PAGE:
This article was updated at 10:03 p.m., Monday, February 15th to correct an error. The earlier version incorrectly referred to the NYT article cited here as referring to Ms. Medina’s position on abortion as nuanced. In fact, the article was referring to the position of Senator Kay Bailey Hutchison. We regret and apologize for this editorial error.
Despite Glenn Beck declaring that she could be "written off the list" of competitive Republican candidates vying for the party nomination in the race for governor of Texas, Debra Medina may in fact be positioned to pose a real threat for the nod. The former nurse, current business woman and GOP activist is now neck and neck with Senator Kay Bailey Hutchison in polling among likely primary voters, fighting for second place behind Governor Rick Perry.
Medina is one of the many candidates fighting to be "more conservative than thou" in an attempt to win over the party base. According to the New York Times, Medina staunchly advocates for states’ rights, abolishing property taxes, deploying the Texas National Guard to protect the border from illegal immigrants, and unregulated ownership of property and guns, opposing all federal gun laws.
Medina is also a staunch opponent of abortion rights.
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"Life begins at conception and concludes at natural death," she states on her campaign website. "Every
human is created in the image of God. God, not man, is the measure of
all things. Every human life is precious and I will work to protect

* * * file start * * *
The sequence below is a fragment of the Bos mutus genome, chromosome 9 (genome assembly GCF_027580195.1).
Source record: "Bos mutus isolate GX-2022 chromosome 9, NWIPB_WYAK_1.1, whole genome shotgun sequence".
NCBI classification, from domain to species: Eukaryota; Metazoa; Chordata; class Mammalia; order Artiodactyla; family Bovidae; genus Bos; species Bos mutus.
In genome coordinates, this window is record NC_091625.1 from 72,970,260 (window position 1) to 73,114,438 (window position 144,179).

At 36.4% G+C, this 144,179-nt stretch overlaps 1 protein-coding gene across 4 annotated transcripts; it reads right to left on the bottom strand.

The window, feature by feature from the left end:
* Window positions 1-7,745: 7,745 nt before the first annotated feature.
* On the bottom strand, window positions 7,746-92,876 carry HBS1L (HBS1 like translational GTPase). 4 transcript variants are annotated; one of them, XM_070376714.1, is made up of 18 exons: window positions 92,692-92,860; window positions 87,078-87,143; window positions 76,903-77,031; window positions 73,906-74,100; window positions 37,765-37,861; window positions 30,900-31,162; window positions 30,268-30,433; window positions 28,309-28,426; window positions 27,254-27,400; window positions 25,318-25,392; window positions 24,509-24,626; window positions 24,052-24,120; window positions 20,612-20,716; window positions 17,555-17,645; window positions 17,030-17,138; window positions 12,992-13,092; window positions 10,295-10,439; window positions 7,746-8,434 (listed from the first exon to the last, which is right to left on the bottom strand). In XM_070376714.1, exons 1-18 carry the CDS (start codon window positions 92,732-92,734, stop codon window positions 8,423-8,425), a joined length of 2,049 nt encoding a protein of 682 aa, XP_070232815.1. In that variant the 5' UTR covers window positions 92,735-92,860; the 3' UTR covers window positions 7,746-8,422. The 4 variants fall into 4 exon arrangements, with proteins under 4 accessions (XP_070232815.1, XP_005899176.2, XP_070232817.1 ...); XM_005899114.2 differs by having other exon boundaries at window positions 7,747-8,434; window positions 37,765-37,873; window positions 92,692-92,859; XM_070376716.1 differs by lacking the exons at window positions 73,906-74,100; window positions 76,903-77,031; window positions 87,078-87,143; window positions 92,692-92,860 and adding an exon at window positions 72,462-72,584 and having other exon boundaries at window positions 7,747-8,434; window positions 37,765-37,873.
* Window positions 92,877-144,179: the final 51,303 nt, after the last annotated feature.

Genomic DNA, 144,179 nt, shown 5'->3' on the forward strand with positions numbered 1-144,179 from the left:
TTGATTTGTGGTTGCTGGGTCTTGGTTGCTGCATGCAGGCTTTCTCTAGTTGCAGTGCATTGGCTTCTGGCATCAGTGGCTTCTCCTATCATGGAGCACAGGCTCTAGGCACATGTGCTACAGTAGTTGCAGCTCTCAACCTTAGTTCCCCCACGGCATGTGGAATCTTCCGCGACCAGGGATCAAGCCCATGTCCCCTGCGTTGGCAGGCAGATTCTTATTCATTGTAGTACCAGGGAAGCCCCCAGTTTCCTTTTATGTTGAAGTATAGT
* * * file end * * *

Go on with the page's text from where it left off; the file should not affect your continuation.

innocent human life."
In 2004 Medina became the head of the Wharton County Republican Party, subjecting those interested in local support to answer to a litmus test of GOP ideals. Her biggest question? "Are you against abortion?"
An opponent from inside the party, Merle Huggins, even referred to the county GOP under Medina’s leadership as "Debra Medina’s little Taliban society."
LW: Kay Bailey Hutchison was asked about Roe V Wade, and she was asked 4 times, would you favor abolishing Roe V Wade, and the answer was no I would not, but she never would say that, because she had this nuanced answer about well, that would send it back to the states, and then some states would be open abortion, which is kind of the way we are now. Let me ask you, Debra Medina, the same question, straight ahead, are you in favor of abolishing Roe V Wade?
DM: Yeah and I’d really like to know why we haven’t done that in Texas. If we’re as pro-life as a state as I think we are, I think we should be pushing the Supreme Court to overturn it. And that means you ban abortion in Texas, you take a hard stand on that. You do all you can to protect and care for and comfort women who find themselves in an unwanted pregnancy. But government’s job is to protect innocent life. There’s none more innocent than that unborn baby. So I believe we really should have done a lot more work than we have and not let the Supreme Court or the Federal Government tell us we can’t otherwise.
LM: Alright, so there’s no question then about Debra Medina’s commitment to life?
DM: There ought not be.